Editors' Picks

Kale and Anchovy Salad

March 21, 2013

In Cooking from Every Angle, we hear from our fearless leaders: Food52 co-founders Amanda & Merrill.

Today: Amanda has a punchy kale salad for you, plus two secrets for making all the other kale salads you know even better.

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I know you need another kale salad recipe like you need another artisanal pickle, but I swear you'll love this one. And even if you don't, I have a mixing technique to offer that you can apply to the other 37 kale salads in your life.

Here's how to make it:

My kale salad was inspired by one I used to pick up at 'wichcraft, near our old office. I liked that it was a bit wilted and very tangy, and the kale's mineral leaves were smartly paired with anchovies and thyme. 

 The first secret to making this salad is making it in advance. Plan 5 minutes for putting it together, and give it at least 20 to sit before serving. 

The second secret is in the tossing of the salad -- in fact there should be no tossing. When it comes time to dress it, keep your salad tongs in the drawer. Your hands are all you'll need.

You want to grab handfuls of the stuff and firmly squeeze and mash the leaves as you mix them. Treat them like a shirt you're hand-washing. This mashing helps break down the leaves and really works the dressing into them.

Then give the salad a rest before serving, and taste and adjust seasoning once more before taking the salad to the table. 

Like all kale salads, this one is great for picnics, and with roasts of any kind. Add shaved parmesan and a hard-boiled egg and make it a work lunch.

kale salad

Kale and Anchovy Salad

Inspired by 'wichcraft

Serves 4

1 small garlic clove
2 anchovies
Salt and freshly ground black pepper
1/2 Meyer (or regular) lemon
4 tablespoons olive oil
1/4 small red onion, very thinly sliced
1/4 teaspoon fresh thyme leaves
6 cups packed lacinato (dinosaur) kale

See the full recipe (and save and print it) here.

Photos by James Ransom

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A New Way to Dinner, co-authored by Food52's founders Amanda Hesser and Merrill Stubbs, is an indispensable playbook for stress-free meal-planning (hint: cook foundational dishes on the weekend and mix and match ‘em through the week).

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Amanda Hesser

Written by: Amanda Hesser

Before starting Food52 with Merrill, I was a food writer and editor at the New York Times. I've written several books, including "Cooking for Mr. Latte" and "The Essential New York Times Cookbook." I played myself in "Julie & Julia" -- hope you didn't blink, or you may have missed the scene! I live in Brooklyn with my husband, Tad, and twins, Walker and Addison.


Kelly K. April 22, 2013
Where is the beautiful mortar and pestle from?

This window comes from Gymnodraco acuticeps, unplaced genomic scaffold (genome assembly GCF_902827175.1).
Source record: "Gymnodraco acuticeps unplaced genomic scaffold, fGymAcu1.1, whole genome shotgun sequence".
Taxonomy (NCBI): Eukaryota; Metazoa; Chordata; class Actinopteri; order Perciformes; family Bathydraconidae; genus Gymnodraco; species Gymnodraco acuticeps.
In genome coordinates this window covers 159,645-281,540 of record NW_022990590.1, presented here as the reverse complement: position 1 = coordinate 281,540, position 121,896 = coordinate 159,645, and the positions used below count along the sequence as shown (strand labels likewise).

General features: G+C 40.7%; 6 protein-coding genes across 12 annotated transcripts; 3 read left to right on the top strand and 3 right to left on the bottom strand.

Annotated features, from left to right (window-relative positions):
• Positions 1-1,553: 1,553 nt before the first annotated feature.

loubaby March 25, 2013
this sounds and looks so good...massaging kale is the term I have read about lately....massaging kale with oil or salt softens the leaves and makes them more edible...here the dressing does the trick...
Cafe42 March 25, 2013
yup, bruising the kale is the secrest to a Kale salad. But letting it sit 4 ten to wilt is extra knowledge that really helps. I make my sandwich while the Kale "recovers" from its massage. Truth be told, Kale salads have replaced chips (and dips) as my accompaniment to my end of day "sports center" snack! :)
102bleu March 24, 2013
i grow several varieties of kale in my raised beds all summer long here in northern vermont. on a trip to italy several years back i bought a large seed packet of lacinato kale seed back with me and just love the stuff. this recipe sounds like a keeper with ingredients we just love. nothing like a good anchovy to bring out the best in a savory dish.
Vstarr71 March 24, 2013
Our grocery store has fresh anchovies in lemon and oil. This salad will be spectacular with the fresh anchovies:))) thank you!
darksideofthespoon March 21, 2013
Omg, I have all the ingredients! Hello todays lunch!
hardlikearmour March 21, 2013
How fishy is the flavor from the anchovies? Is it one where they disappear into the mix, like salsa verde, or one where their presence is clearly known? What do you think about subbing fish sauce for the anchovies and salt?
Amanda H. March 21, 2013
I find it's more important/difficult to control the intensity of the garlic. The anchovies are flavorful but should definitely not take over the salad -- same with the garlic. I wouldn't do fish sauce. Why don't you cut back to 1 anchovy and from there?
darksideofthespoon March 21, 2013
Like Amanda said, the garlic was almost too over powering. I only used 1 clove (I love garlic) and ended up using two anchovies... just for me! :)
hardlikearmour March 21, 2013
My only concern is I have a strong aversion to overtly fishy flavors. I can use anchovies when they are blended up, but can't stomach eating one plain. I would definitely be willing to give a single anchovy a try in this recipe because I do like when they provide umami w/o fishyness!
Rhonda35 March 21, 2013
I'm guessing it will be a bit like Caesar salad dressing - that background flavor of anchovy? Amanda, thanks for this column - Luke really likes kale in a salad when it is wilted and I wasn't sure how to make that happen. Now I've got it down!
tamater S. March 25, 2013
hardlikearmour, if you're not into the fish but want that umami, my suggestion is replacing fish with either or both: preserved lemon, (in addition to the juice called for) and/or capers, both very finely minced. You want them to sort of dissolve into the mix, as anchovy would. It's hard to give an amount, as saltiness of the ingredients varies, but I'm having some of this salad with 1 T. of each. I also sprinkled on a fine dusting of nutritional yeast (Red Star) on and thought it was good, and on leftovers today, my husband also sprinkled some crumbled feta, but I haven't yet heard how he liked that.